If you have played Space Colony before then let me assure you that this is the same game you’ve played before. If a set of extra campaign missions, tweaked easy difficulty, and Steam Workshop/Cloud/Trading Card/Achievements are worth the asking price to you, then you have no reason not to buy the Steam Edition.
This revamp of the 2003 life simulation game shares a lot in common with The Sims. However, Space Colony has a few key features that makes it my preferred of the two.
That’s not to imply the two are hugely different. You’ll find yourself doing a lot of the same things in Space Colony that you would do in a Sims game – managing the needs and happiness of people, for instance – it’s just that the changes that are made to the formula here are enough to make them feel that way. The most obvious change is featured right in the title, the setting. Whereas The Sims will generally put you in some normal, real-life town, Space Colony puts you in a science-fiction setting where you are managing the needs of colonists on far-flung worlds.
Space Colony’s biggest difference from other life-sim games is the addition of goals. In its campaign and even in its more open Galaxy Mode, you’ll need to accomplish a set of objectives that lead to a clearly designated end-game.
Whereas The Sims will let you do whatever you wish and set your own goals, Space Colony sets them for you and lets you decide how to get there. The early sections of the campaign hold your hand for a bit, but you will quickly find yourself with a large number of colonists to manage, objectives to accomplish within a limited time, space restrictions, etc. As your colony expands, the difficulty will ramp up and your colony will demand even more of your attention. The difficulty level setting is helpful for those that don’t appreciate the ever-escalating challenge.
The colonists are also quirky and defined characters. As you progress in the campaign, they will often send you (their manager, as your colonies are business ventures) little messages commenting on progress or things they want, that you can choose whether or not you want to provide. Yes, you may be their manager but you’re free to play god with their lives… you evil person you.
There are no custom characters here, but I quickly grew to appreciate how the unique personalities of the characters gave more color and life to the experience of being their manager. There’s even an eccentric money-grubbing boss over at the fictional Blackwater Industries. Space Colony tries to play things off for comedy a lot, and often falls flat, but overall it gives the game a certain levity and charm that similar games don’t capture.
While managing the colonists is entertaining, it’s where my only major annoyance with Space Colony exists. They are basically the primary game mechanic, as managing what jobs they are working and what needs they have can be really difficult as the game steadily increases the number of colonists at your disposal. With a small number of colonists, the shift clock (which controls when they will work and gets bigger as their needs are filled) works perfectly fine. Once you get more, things get really dicey.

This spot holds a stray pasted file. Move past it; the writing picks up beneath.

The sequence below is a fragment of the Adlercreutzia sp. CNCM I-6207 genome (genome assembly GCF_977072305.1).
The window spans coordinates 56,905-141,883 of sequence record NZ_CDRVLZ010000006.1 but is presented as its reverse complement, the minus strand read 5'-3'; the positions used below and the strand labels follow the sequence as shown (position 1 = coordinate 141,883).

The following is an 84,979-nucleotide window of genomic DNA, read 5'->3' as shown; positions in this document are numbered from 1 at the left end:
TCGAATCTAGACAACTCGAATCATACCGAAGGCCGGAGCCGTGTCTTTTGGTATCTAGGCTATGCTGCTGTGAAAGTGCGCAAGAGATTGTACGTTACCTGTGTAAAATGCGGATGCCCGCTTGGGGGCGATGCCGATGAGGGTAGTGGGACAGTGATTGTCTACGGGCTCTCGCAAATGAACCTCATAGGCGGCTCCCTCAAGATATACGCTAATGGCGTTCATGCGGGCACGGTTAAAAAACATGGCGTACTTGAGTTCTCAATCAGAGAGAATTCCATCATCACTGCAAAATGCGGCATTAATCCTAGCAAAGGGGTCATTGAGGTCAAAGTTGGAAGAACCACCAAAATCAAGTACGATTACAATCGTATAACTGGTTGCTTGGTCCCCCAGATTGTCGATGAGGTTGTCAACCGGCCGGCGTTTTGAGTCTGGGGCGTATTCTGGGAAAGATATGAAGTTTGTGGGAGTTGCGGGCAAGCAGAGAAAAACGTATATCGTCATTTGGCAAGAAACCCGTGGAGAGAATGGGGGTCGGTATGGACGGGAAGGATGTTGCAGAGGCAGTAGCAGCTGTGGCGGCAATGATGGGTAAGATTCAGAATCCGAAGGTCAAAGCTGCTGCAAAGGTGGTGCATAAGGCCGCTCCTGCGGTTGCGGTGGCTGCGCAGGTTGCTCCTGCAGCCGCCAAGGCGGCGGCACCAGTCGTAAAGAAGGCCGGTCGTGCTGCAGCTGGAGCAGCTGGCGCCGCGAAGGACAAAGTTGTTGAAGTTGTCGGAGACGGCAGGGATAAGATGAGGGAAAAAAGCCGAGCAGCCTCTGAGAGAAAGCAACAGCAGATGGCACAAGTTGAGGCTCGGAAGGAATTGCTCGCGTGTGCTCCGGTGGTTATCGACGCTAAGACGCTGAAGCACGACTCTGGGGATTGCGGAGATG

As manager, you have a lot of responsibilities. You need to sort out and build buildings, manage defenses against alien attacks, and make sure the colonists have access to all of the facilities they need. Off-shift however, instead of filling their personal needs automatically, your colonists will often sit on their bed until their shift comes again. This leads to shorter shifts and more sitting around. The increasing amount of micromanaging you will need to perform when they should be automatically attending to their needs is frustrating, especially when you not only need to manage their needs but also their relationships with other colonists.
The relationship system is pretty arbitrary, as it boils the social dynamics of people down to something predictable. Some colonists seem to be predisposed to disliking each other, and you will often need to sit them down in social areas you set up to mend their friendship. They will magically go from being enemies one moment, to friends the next. It’s also not dramatically clear what effect relationships have between your colonists, so I ended up managing what I could without understanding why I was doing it.
The Steam Edition of Space Colony supposedly has improved visuals over both the original and HD Upgrade released in 2012, but the game still looks like it came out in 2003. This is especially true of the pre-rendered cutscenes, which are slightly stylized but still very clearly show their age. This isn’t a big problem for me, as it’s still easy to enjoy the core game even without modern visuals. The map editor is still fun to experiment with even with lackluster graphics, though it lacks the option to create scripted events.
To wrap up, Space Colony has focus and goals that make it easy to pour hours into as you find the best way to accomplish them. I’ll be having fun with this one for a bit, though I’m hopeful that the community will come up with some truly awesome mods thanks to the new Steam Workshop support.
Space Colony Steam Edition
Space Colony is a quirky and charming package that packs focus that previous sim games lack. While it’s clearly getting on in age, it’s still a timeless gem in some regards, and easy to recommend to those who have not yet played it.